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Depositional, Infiltrated and Authigenic Clays in Fluvial Sandstones of the Jurassic Sergi Formation, Recôncavo Basin, Northeastern Brazil

By
Marco A. S. Moraes
Marco A. S. Moraes
Petrobras/Cenpes/Diger, llha do Fundão Cid. Universitária Qd. 7, Rio de Janeiro RJ 21910, Brazil
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Luiz F. de Ros
Luiz F. de Ros
Petrobras/Cenpes/Diger, llha do Fundão Cid. Universitária Qd. 7, Rio de Janeiro RJ 21910, Brazil
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Published:
January 01, 1992

Abstract:

The Sergi Formation, a Jurassic pre-rift sequence composed mostly of fluvial sandstones, is one of the major hydrocarbon reservoirs of the Recôncavo Basin in northeastern Brazil. Interstitial clays are important components of sandstones and exert significant control on reservoir properties, including permeability, irreducible water saturation and residual-oil saturation. These clays can be grouped into three types: (1) depositional clays; (2) mechanically infiltrated (MI) clays; and (3) authigenic (neoformed) clays. Each type shows a characteristic petrographic aspect that permits recognition and quantification using thin sections.

Depositional clays were incorporated into the rocks as mud intraclasts resulting from reworking of overbank fines by fluvial processes. Early mechanical compaction crushed the mud clasts among more rigid grains, forming a compaction matrix. Mechanically infiltrated (MI) clays occur chiefly as coatings of tangentially accreted particles (cutans) or, locally, as complete pore fills. MI clays appear to be concentrated within the upper part of the formation. These clays can modify the pore geometry of sandstones. Shrinkage porosity, developed by diagenetic transformation of clays, is the dominant porosity type in the upper part of the Sergi Formation.

Authigenic clays are kaolinite and chlorite. Kaolinite occurs as pore fills in large secondary pores and, where present in large amounts, may generate high microporosity in the reservoirs. Chlorite occurs as pore linings and, locally, as pore fills. In the reservoirs, chlorite causes permeability reduction and is related to the presence of low resistivity in water-free, oil-producing zones. These authigenic clays show a distinct distribution within the basin. Kaolinite dominates in the western portion, where Sergi reservoirs are found at shallow depths (above 1,000 m), whereas chlorite is dominant in the eastern portion, where Sergi reservoirs are found at greater depths. The distribution of these clay minerals is the result of differences in burial/temperature histories, which are still reflected by present depths.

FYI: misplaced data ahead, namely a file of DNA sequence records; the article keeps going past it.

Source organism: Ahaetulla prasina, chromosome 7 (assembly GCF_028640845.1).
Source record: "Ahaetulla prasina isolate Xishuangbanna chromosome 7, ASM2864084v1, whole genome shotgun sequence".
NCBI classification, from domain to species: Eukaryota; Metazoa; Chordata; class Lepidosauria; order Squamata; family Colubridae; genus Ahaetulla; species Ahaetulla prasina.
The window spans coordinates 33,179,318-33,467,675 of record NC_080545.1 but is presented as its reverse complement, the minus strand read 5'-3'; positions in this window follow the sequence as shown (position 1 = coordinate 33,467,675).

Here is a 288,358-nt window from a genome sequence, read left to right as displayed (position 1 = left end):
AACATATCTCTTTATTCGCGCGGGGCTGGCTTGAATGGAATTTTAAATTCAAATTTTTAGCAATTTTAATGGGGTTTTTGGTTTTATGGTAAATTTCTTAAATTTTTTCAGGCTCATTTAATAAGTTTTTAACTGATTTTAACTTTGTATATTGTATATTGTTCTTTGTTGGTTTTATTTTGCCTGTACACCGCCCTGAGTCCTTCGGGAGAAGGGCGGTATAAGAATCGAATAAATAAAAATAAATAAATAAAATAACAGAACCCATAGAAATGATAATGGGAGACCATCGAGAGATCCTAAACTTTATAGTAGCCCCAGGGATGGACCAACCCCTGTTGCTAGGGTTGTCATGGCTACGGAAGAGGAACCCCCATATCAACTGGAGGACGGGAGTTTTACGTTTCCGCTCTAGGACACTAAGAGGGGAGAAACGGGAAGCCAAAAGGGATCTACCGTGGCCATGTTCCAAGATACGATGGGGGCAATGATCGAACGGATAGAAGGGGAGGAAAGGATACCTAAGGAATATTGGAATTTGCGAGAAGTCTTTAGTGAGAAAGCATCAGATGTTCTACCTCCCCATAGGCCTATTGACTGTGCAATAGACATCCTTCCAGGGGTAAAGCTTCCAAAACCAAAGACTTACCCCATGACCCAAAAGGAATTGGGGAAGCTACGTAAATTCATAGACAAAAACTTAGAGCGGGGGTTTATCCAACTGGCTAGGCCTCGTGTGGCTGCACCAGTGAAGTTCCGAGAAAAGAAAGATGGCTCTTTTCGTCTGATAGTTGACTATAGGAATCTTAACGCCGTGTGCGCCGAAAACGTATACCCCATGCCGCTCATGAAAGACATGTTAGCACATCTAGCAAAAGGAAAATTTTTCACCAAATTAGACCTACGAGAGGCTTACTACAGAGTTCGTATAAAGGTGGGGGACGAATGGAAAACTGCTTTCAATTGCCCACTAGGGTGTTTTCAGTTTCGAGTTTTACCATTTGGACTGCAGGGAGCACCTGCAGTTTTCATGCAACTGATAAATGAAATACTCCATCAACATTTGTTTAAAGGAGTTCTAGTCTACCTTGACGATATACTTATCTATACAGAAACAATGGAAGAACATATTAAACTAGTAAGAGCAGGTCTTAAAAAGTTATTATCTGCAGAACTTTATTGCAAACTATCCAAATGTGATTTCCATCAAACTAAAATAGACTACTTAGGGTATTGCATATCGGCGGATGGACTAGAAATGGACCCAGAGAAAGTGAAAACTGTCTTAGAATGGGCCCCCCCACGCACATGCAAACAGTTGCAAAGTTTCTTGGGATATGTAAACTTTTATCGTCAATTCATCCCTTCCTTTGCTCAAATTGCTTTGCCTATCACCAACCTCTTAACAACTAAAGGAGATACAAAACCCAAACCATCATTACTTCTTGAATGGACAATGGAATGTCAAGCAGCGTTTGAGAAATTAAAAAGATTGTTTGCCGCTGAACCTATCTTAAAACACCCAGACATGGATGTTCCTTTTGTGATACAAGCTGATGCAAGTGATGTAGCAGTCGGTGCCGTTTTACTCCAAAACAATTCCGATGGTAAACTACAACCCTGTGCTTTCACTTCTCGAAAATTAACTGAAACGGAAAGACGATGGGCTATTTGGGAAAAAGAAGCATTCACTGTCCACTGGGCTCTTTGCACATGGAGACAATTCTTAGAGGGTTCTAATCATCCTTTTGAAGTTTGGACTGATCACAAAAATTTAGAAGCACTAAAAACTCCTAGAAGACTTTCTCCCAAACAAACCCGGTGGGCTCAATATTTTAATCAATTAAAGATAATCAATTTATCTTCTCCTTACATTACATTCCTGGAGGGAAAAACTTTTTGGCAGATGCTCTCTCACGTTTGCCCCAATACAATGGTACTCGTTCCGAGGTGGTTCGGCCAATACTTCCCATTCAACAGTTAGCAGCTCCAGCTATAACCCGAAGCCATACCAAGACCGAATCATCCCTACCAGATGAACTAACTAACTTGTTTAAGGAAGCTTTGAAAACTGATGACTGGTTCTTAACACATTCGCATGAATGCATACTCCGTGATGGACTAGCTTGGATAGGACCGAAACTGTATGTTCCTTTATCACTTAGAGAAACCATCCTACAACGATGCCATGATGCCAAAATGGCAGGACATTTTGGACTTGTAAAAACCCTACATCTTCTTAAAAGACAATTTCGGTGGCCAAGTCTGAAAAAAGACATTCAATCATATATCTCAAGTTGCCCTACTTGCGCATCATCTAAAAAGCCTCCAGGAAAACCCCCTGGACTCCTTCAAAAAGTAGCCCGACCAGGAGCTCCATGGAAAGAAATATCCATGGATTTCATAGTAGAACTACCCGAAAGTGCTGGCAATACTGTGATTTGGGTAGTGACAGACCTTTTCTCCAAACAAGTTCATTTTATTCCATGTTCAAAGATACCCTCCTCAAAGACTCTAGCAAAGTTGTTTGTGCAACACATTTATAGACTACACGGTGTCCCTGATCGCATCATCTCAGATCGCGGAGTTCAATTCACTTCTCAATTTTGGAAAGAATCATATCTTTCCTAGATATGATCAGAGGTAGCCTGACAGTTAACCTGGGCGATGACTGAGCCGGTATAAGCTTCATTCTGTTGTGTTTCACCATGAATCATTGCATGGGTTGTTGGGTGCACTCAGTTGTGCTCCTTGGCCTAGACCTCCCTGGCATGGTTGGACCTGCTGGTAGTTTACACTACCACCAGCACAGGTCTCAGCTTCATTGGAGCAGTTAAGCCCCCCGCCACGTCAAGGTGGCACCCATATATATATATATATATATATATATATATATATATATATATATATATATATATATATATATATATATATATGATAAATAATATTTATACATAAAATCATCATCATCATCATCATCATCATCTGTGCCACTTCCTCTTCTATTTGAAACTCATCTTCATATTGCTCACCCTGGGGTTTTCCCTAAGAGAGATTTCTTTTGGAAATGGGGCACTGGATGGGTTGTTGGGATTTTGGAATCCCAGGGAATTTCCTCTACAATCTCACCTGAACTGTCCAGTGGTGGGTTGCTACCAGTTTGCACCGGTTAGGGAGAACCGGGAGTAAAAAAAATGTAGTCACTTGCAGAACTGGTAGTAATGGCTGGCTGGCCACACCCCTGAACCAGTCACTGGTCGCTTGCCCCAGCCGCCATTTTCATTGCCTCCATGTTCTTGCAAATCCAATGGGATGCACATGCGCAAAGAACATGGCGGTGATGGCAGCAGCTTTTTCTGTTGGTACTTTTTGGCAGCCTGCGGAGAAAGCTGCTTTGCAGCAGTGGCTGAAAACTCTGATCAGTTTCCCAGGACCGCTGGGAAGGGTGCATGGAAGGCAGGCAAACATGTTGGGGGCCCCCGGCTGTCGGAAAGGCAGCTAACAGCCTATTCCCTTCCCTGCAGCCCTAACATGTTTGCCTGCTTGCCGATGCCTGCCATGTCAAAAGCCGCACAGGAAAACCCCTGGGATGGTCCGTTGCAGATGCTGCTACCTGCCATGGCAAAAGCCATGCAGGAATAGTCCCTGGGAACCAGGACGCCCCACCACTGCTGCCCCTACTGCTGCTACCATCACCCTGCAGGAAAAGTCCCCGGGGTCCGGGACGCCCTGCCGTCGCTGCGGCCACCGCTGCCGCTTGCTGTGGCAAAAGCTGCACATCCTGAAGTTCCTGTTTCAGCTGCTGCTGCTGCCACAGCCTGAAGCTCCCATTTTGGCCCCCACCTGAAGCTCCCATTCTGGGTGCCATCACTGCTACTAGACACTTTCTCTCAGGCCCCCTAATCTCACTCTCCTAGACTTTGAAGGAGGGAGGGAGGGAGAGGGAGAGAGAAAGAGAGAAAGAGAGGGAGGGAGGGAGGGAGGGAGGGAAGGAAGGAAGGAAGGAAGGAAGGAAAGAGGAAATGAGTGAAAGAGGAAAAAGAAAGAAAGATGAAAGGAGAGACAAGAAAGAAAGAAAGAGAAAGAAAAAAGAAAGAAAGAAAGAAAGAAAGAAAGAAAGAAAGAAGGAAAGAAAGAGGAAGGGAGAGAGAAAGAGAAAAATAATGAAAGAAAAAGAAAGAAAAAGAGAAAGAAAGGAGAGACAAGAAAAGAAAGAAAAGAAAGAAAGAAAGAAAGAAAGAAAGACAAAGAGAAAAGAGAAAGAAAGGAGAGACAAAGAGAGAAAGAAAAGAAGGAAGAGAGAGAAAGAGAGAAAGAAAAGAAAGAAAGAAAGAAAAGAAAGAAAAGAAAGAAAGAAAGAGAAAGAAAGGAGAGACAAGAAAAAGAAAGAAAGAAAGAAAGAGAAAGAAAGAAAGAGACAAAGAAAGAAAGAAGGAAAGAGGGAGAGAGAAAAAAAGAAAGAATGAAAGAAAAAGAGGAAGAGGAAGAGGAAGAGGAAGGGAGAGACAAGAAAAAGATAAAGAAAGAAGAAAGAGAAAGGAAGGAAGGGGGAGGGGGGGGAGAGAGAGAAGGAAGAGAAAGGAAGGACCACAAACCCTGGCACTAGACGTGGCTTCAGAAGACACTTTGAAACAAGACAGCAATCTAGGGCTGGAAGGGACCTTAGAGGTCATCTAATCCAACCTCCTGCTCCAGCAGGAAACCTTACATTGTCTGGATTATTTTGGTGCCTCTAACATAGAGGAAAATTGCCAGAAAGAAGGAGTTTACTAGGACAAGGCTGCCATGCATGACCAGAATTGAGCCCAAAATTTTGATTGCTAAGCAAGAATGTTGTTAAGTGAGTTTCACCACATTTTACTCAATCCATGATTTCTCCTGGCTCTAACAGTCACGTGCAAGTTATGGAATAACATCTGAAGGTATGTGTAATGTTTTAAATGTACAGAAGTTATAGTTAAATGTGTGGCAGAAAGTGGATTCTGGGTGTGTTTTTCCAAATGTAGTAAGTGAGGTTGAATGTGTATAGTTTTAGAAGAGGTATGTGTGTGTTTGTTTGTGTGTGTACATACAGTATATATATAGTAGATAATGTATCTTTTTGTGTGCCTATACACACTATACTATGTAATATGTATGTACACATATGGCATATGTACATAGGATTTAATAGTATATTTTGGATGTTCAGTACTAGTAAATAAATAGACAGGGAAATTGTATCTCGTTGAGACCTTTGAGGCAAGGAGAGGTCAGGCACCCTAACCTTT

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SEPM Special Publication

Origin, Diagenesis, and Petrophysics of Clay Minerals in Sandstones

David W. Houseknecht
David W. Houseknecht
Department of Geological Sciences University of Missouri Columbia Missouri 65211
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Edward D. Pittman
Edward D. Pittman
Department of Geosciences University of Tulsa Tulsa Oklahoma 74104
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SEPM Society for Sedimentary Geology
Volume
47
ISBN electronic:
9781565761728
Publication date:
January 01, 1992

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